Immune tolerance in haemophilia: the long journey to the fork in the road

Authors


Correspondence: Dr. Donna M. DiMichele, Division of Blood Diseases and Resources, National Heart Lung and Blood Institute, 6701 Rockledge Drive, Bethesda, MD, USA 20892.

E-mail: donna.dimichele@nih.gov

Summary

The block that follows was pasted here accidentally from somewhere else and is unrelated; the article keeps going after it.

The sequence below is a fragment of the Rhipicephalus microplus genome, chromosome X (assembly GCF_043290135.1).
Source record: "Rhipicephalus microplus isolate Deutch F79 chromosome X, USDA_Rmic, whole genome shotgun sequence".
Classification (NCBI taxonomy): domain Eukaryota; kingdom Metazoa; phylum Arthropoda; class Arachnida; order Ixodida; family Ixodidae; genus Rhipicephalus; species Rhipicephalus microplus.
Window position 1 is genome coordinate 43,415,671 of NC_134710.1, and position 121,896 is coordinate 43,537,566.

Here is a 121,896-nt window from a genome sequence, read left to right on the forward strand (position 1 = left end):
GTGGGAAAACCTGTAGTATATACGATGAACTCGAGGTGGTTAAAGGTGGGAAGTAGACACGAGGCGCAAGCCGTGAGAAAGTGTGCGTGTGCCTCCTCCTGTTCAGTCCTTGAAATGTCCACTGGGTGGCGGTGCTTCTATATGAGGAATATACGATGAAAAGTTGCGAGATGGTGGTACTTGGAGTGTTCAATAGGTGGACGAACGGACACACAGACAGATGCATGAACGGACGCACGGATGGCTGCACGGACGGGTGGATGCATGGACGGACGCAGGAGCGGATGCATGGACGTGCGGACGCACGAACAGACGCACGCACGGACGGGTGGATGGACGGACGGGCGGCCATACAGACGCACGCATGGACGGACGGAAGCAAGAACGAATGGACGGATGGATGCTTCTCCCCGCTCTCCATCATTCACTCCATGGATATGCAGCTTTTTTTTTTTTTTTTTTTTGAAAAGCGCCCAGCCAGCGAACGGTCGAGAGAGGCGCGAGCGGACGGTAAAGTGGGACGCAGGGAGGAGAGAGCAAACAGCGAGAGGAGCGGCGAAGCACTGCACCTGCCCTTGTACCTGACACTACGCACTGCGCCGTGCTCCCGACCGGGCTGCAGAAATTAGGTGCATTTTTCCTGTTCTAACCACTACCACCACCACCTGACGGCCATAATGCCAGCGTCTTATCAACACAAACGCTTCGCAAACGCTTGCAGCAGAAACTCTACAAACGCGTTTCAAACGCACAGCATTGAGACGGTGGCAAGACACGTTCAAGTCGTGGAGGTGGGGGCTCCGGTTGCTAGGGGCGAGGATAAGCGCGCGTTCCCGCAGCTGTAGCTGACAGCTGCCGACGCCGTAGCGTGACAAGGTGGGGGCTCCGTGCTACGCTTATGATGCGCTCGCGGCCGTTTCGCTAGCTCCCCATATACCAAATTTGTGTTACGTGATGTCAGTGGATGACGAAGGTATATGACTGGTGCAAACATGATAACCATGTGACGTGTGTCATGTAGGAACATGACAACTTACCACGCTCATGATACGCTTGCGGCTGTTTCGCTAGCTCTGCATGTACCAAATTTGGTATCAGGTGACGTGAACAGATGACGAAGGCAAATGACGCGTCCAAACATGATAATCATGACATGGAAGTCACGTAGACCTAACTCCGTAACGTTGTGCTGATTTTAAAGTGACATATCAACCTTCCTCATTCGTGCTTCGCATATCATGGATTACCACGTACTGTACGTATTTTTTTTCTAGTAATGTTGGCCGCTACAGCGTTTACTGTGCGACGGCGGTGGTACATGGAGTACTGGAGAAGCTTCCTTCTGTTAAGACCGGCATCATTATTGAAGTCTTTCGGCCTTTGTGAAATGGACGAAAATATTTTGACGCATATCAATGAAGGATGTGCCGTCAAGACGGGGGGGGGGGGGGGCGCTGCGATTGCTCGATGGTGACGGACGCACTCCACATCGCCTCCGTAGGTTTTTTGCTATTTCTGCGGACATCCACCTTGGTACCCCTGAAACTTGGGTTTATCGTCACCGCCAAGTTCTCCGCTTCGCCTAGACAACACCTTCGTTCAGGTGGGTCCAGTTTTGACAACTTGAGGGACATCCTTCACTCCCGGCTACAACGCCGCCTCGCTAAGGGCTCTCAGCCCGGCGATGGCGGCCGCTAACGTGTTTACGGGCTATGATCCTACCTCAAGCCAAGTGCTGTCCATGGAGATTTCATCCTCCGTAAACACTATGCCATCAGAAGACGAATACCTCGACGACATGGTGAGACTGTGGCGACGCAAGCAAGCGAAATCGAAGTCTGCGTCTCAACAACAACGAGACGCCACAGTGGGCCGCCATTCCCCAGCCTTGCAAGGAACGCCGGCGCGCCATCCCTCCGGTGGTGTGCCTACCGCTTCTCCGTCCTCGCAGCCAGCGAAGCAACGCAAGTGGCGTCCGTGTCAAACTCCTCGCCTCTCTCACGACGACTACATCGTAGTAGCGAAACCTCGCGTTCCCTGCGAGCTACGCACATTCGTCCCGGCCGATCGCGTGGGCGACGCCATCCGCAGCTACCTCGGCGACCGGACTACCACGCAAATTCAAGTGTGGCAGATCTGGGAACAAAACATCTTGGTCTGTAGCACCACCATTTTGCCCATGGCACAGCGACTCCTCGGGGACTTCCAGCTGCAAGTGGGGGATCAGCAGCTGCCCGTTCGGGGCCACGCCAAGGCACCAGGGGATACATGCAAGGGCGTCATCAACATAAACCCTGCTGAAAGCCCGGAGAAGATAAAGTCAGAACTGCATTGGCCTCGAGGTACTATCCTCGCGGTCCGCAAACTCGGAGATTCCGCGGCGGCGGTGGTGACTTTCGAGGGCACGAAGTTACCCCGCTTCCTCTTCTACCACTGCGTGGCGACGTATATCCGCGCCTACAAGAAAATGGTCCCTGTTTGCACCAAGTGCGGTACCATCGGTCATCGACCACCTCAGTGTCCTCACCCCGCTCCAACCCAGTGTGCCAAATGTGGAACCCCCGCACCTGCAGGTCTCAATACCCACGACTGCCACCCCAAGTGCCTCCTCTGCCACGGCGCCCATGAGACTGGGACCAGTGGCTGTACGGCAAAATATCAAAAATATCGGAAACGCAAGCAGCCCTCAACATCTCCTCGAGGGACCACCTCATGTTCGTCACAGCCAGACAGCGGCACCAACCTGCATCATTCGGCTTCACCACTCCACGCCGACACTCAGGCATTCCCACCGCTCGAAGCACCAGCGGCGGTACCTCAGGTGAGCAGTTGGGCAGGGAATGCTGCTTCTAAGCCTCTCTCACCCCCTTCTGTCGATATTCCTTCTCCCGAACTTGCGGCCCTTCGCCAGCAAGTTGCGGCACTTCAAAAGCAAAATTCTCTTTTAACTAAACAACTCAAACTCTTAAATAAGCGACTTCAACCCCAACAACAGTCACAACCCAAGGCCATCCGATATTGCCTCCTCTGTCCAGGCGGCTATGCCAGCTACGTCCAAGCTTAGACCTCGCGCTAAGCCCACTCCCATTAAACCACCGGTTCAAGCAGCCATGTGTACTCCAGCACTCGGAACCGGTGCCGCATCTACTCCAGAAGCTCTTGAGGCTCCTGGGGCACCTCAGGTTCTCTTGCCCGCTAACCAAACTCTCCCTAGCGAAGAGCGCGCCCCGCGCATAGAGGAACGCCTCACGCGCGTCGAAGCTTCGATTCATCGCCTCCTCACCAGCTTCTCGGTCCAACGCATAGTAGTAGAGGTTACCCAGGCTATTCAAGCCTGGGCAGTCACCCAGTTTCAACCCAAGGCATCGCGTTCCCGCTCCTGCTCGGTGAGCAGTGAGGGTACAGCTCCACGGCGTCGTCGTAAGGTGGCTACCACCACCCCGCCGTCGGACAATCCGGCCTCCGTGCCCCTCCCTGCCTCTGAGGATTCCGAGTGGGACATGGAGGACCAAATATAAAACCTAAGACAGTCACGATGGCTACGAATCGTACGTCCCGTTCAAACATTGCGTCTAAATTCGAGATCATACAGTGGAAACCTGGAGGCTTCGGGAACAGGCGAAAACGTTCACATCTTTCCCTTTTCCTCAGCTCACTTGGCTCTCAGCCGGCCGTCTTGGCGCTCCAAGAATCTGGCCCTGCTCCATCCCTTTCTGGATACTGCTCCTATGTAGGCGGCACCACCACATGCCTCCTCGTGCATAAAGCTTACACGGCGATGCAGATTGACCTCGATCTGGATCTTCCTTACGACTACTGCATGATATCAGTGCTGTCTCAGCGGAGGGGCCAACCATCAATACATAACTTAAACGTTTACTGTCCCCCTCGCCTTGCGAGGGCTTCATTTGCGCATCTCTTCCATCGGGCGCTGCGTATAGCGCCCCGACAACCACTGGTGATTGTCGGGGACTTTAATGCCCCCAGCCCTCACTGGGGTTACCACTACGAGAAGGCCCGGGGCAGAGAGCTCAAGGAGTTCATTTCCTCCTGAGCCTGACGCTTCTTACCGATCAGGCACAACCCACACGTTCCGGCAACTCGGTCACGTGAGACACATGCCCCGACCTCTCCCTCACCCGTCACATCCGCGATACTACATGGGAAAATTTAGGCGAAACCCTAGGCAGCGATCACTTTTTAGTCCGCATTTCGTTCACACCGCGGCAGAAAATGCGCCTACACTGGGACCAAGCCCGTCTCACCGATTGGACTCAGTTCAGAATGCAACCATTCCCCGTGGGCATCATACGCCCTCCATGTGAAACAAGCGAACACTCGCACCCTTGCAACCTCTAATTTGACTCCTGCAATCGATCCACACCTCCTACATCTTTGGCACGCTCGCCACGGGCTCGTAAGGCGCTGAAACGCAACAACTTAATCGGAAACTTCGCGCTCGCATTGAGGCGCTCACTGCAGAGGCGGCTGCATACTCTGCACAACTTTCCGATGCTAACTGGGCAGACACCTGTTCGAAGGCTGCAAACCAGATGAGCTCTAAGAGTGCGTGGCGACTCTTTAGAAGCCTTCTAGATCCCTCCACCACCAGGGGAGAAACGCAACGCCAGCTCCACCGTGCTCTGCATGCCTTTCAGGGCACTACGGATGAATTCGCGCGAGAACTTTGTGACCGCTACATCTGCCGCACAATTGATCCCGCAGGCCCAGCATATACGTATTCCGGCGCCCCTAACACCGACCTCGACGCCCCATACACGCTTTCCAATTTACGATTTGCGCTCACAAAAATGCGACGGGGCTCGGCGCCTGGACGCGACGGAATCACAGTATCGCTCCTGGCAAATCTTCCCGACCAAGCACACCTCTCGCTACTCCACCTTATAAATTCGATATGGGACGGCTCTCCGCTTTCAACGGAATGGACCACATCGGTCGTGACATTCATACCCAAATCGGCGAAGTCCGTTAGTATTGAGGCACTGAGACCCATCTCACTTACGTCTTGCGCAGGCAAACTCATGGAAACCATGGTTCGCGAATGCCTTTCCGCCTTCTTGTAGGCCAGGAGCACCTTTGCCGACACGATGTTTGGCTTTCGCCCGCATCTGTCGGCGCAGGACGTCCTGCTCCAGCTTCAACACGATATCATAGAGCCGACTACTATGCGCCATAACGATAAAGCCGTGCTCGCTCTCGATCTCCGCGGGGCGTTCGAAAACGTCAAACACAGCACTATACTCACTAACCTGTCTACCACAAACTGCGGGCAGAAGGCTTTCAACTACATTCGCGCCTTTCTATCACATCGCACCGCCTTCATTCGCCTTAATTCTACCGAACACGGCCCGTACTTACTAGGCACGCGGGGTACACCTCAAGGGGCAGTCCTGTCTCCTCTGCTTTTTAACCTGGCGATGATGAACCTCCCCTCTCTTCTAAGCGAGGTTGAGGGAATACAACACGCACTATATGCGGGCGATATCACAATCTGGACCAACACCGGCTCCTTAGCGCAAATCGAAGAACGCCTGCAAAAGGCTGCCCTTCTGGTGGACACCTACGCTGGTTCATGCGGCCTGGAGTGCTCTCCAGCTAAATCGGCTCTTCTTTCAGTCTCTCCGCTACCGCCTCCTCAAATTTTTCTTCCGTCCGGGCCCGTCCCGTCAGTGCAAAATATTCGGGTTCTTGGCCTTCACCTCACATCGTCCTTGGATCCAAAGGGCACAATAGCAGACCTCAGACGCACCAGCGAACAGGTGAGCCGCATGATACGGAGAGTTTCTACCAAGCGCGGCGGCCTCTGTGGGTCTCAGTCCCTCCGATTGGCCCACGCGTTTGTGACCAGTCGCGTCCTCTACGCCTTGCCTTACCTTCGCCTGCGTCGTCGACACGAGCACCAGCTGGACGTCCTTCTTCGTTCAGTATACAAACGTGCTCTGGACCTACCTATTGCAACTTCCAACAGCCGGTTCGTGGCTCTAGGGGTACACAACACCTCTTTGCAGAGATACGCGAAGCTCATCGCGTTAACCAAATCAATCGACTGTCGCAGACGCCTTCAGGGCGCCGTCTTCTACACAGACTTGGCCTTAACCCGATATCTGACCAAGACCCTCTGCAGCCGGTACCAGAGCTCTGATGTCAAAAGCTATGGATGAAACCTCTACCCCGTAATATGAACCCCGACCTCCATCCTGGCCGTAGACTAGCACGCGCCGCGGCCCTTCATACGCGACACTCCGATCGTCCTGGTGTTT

Antibody eradication is the ultimate goal of inhibitor management. The only clinically proven strategy for achieving antigen-specific tolerance to factor VIII is immune tolerance induction (ITI). Our knowledge about ITI in haemophilia A and B was, historically, derived from small cohort studies and retrospective national and international ITI registries. Practice is now further influenced by prospective cohort data, and the results of a single prospective randomized international ITI trial. However, due to the low incidence of inhibitors in haemophilia B, there are few comparable data from which to develop a useful evidence-based approach to the prevention and eradication of factor IX inhibitors. The lack of an effective strategy is particularly problematic given the morbidity associated with the unique occurrence of allergic and anaphylactic reactions that often herald factor IX antibody development and preclude effective eradication. This paper will discuss our current understanding of immune tolerance outcome and outcome predictors for haemophilia A and B; review the current consensus practice recommendations for ITI; and summarize the emerging body of immunological science relating to antibody formation and tolerance. It will conclude by suggesting how our knowledge might inform the future investigative priorities impacting the therapeutic and preventative tolerance strategies of tomorrow.

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